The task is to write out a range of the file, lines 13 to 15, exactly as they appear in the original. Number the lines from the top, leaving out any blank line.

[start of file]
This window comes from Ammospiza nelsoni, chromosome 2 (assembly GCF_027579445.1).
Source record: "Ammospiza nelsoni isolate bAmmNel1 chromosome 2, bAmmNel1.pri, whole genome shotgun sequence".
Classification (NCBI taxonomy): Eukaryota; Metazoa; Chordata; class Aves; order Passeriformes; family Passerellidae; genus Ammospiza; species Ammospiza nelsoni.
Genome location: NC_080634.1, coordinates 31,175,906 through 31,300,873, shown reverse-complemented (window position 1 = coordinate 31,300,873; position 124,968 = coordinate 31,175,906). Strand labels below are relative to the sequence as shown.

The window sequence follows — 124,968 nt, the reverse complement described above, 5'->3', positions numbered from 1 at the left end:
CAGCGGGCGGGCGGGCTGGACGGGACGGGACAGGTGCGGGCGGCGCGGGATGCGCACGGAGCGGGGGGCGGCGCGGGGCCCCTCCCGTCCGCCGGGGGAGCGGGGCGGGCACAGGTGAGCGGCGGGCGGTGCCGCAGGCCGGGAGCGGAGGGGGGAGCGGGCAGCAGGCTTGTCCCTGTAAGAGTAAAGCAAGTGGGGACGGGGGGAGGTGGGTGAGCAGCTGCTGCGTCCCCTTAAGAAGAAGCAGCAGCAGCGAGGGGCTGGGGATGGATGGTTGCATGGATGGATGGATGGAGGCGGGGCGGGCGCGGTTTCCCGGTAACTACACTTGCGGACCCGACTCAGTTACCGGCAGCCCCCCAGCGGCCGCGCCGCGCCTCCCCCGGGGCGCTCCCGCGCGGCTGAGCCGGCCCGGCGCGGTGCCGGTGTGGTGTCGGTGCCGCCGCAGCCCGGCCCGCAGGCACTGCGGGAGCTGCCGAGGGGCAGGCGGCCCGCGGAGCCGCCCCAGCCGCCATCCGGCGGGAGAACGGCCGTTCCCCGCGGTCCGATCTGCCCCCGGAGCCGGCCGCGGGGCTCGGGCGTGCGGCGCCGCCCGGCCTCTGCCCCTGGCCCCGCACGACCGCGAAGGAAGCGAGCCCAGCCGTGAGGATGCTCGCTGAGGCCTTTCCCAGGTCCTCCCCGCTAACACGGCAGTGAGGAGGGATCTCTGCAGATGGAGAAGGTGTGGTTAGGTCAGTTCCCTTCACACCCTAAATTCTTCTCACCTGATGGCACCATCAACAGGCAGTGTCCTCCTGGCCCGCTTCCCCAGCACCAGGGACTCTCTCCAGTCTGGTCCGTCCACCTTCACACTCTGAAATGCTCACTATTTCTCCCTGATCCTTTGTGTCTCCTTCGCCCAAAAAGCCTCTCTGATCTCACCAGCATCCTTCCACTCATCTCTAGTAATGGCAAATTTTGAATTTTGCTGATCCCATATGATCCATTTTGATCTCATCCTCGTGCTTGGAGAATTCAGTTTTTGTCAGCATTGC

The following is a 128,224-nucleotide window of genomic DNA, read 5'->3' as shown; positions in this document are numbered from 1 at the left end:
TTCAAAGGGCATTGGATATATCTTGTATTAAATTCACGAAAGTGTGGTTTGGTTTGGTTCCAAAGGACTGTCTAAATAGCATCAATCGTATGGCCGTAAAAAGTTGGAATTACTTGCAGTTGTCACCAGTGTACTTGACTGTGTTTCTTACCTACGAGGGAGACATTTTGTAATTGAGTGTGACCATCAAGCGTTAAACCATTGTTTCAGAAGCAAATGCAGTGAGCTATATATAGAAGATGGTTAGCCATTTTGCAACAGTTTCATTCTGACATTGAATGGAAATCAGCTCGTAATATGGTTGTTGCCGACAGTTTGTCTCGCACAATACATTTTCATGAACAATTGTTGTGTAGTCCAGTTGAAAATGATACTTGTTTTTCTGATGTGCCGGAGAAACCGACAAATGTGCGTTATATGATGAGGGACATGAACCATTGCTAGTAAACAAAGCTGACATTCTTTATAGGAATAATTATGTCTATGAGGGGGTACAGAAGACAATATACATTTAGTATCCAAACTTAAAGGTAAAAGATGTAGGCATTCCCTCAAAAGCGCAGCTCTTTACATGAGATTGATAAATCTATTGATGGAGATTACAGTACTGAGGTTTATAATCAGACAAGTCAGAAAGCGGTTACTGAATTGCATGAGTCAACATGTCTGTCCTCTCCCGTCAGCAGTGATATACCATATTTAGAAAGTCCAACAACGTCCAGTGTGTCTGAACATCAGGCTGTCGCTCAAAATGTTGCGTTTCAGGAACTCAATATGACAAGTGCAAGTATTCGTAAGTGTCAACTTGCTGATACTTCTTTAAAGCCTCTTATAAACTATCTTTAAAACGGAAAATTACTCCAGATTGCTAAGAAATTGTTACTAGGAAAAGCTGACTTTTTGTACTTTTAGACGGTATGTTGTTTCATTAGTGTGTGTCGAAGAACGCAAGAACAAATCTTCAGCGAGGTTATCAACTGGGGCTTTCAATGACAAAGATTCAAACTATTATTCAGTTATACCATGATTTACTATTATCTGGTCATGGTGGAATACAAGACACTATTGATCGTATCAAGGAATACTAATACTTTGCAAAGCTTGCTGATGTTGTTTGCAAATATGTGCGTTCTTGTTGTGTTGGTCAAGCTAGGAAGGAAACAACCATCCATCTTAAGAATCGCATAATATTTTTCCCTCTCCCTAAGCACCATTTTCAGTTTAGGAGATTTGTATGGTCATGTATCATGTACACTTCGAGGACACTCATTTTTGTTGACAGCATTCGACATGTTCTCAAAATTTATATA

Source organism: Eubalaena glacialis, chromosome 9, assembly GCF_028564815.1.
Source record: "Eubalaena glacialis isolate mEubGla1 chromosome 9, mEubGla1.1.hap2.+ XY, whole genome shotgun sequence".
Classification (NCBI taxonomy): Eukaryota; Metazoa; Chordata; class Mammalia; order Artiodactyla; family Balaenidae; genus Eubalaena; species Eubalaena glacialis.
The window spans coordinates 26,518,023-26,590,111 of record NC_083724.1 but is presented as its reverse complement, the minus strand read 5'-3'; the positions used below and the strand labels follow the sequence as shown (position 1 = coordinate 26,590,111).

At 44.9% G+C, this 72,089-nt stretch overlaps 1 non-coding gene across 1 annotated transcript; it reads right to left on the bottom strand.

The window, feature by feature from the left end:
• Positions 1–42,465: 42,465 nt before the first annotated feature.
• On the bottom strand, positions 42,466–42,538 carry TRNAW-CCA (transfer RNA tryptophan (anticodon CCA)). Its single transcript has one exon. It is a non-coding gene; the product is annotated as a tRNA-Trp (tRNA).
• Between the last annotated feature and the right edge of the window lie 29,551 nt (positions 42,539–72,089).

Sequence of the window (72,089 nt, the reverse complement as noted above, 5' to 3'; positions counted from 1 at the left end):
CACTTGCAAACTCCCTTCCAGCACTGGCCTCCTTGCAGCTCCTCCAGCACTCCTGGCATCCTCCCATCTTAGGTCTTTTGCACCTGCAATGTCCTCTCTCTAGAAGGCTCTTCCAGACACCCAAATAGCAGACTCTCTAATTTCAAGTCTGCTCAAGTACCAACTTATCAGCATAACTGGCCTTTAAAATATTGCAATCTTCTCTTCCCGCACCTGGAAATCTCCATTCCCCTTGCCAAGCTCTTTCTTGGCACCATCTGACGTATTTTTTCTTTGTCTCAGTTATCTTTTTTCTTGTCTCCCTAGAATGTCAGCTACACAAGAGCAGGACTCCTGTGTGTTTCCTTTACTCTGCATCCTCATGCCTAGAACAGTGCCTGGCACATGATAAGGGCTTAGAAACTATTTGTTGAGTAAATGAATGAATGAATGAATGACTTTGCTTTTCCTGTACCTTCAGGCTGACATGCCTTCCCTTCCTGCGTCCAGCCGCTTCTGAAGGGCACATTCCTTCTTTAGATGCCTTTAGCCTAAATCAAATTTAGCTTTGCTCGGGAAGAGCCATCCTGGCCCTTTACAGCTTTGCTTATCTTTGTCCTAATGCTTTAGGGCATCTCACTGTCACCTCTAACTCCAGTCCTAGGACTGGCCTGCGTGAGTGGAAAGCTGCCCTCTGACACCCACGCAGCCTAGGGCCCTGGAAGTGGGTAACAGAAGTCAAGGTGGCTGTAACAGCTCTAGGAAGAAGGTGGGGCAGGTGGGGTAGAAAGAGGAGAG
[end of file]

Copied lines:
At 44.9% G+C, this 72,089-nt stretch overlaps 1 non-coding gene across 1 annotated transcript; it reads right to left on the bottom strand.

The window, feature by feature from the left end:
• Positions 1–42,465: 42,465 nt before the first annotated feature.